Denise Landry, like many Lafayette-area plate lunch restaurant owners, grew up in the business. Her parents, Norris and Dolores Bootsie Landry, ran several successful establishments, dating back to the 1950s. There was The Skunk, a drive-in burger joint, a later iteration dubbed the Puddy Tat, and finally a plate lunch dining room called Galines a Cajun French word for chicken and Norriss nickname. Landrys parents had personalities to match the playful names of their restaurants. Mom was one of eight children from one of the many Lebanese families that settled in and around the nearby town of Crowley in the early 1900s. These immigrant families easily assimilated into local Francophone communities and Catholic congregations, and many built new lives as dry goods merchants and groceries. The restaurant business was only a generation away. Norris Landry could trace his roots back to one of the regions original Cajun families from eastern Canada. A lively, loquacious man, he could, according to his daughter, talk to a fly if it stood still. In their restaurants, Mom ran the kitchen, while dad oversaw and entertained the front of the house. Their daughter opened up Landrys Caf not far from downtown Lafayette in 2003, and added a second location on the citys south side eight years later. The lunch options available at both Landrys locations are the same day to day, while the menus rotating assemblage of entrees and side dishes are planned weeks, if not months, in advance. Many of the recipes come from the hands and heart of Bootsie, who once sold her own line of Cajun spices, seasonings, and soup mixes, alongside an out-of-print and now sought-after cookbook. The hamburger steak remains the menus standout, served five ways over five days. There is fried chicken, chicken fried steak, fried pork chops, and fried catfish (most of these dishes can also be ordered grilled). A variety of seafood stews, pastas, and smothered-eats round out the menu. The spread at Landrys is meat and seafood-centric, but their side dishes should not be overlooked. The sides come two to a plate, along with a helping of rice, or mashed potatoes, and gravy. Choose wisely, but the best advice is to go with a group to make sure you can score a bite of each. There is always a legume red beans, white beans, or black-eyed peas creamed and brimming with chunks of sausage. A smothered vegetable is key: potatoes, cabbage, green beans, or okra. The cornbread dressing is a rare side dish, available only every third week, and a specialty of Lebanese-Cajun home kitchens. And the onion rings are spectacular, thick and light and fried to a crisp filigree. Landrys proves that, at least at plate lunch houses, the side items are as crucial as the main course. Though Norris and Bootsie both passed away several years ago, Landrys Caf remains a family affair. Two of Denise Landrys three sons work alongside her, thus providing the expectation that the Landrys name will continue to feed Lafayette for another fifty-plus years.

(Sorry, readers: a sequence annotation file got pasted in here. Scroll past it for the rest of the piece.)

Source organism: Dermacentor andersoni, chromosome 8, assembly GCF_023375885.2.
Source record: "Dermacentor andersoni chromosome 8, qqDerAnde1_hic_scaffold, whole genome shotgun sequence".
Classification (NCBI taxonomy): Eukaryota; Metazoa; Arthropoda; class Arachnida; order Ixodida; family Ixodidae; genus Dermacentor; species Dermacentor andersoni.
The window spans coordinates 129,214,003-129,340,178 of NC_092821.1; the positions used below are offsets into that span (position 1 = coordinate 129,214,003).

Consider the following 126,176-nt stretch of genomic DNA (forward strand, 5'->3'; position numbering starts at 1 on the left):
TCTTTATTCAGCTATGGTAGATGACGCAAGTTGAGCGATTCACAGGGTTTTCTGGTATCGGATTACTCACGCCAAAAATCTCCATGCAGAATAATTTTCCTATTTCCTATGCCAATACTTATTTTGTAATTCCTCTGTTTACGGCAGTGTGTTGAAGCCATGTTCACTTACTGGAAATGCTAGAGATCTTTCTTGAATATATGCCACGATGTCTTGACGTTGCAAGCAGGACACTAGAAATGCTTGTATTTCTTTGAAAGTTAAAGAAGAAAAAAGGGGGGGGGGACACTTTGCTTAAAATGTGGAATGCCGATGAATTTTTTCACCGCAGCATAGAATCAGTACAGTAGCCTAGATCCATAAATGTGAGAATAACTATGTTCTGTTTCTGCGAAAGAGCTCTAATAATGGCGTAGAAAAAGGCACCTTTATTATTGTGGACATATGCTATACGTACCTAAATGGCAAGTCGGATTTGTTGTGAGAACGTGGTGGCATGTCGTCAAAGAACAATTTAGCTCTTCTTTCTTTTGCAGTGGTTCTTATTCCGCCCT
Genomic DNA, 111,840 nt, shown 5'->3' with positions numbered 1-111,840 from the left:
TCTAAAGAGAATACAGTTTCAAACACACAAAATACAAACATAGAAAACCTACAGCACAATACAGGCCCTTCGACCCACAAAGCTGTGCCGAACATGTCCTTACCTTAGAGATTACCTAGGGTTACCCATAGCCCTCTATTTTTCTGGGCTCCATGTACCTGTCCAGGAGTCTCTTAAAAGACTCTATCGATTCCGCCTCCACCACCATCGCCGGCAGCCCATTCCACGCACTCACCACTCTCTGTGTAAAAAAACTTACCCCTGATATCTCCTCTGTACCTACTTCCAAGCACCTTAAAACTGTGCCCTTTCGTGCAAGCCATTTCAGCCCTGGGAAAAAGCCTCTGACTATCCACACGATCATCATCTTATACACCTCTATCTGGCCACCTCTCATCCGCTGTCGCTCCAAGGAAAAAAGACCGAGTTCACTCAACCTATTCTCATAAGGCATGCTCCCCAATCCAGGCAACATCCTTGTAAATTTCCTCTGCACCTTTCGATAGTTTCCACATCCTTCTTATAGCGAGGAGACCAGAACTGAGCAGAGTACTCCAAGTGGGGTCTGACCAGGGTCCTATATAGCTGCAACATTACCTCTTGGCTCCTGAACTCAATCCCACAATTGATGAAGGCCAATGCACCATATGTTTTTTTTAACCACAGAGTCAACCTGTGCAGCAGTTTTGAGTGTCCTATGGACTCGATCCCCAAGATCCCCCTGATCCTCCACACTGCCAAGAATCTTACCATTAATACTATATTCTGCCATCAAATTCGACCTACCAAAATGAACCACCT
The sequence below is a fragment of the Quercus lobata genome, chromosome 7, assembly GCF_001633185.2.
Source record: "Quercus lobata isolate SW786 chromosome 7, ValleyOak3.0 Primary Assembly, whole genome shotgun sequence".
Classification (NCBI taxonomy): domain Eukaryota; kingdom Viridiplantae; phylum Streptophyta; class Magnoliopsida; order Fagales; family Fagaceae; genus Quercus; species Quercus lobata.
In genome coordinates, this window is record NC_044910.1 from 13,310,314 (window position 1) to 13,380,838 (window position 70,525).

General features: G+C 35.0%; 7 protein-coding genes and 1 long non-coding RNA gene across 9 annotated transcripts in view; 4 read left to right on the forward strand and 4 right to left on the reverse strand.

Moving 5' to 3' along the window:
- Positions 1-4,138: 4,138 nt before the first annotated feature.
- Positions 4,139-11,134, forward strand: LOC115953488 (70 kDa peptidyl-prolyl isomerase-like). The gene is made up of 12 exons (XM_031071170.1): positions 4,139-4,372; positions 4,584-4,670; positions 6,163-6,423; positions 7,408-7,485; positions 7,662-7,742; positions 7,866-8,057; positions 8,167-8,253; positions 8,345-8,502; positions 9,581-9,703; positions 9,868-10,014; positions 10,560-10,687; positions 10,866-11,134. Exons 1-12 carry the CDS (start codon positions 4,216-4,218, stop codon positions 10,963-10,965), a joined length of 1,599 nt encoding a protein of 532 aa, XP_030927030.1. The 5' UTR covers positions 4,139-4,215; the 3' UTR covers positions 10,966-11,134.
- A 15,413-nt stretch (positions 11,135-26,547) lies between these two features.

Rien Fertel is a Louisiana-born and based freelance writer and professional historian. Hes written on food and travel and books for Oxford American, Garden & Gun, Southern Living, Spirit, Saveur, The Local Palate, and other publications. He calls New Orleans home, and lives part-time in a hundred-plus-year-old church in St. Martinville, Louisiana. More info can be found at www.rienfertel.com.
Denny Culbert is a freelance photographer living in South Louisiana. He is also the co-founder of Runaway Dish, a culinary non-profit dedicated to supporting and documenting Louisiana foodways. He has shot editorial for such publications as The Local Palate, Southern Living Magazine, Vice-Munchies, New York Times and many more. More info can be found atwww.dennyculbert.com.
Landrys Caf 'Sides Are As Crucial As The Main Course'
Posted: November 13, 2014 by Rien Fertel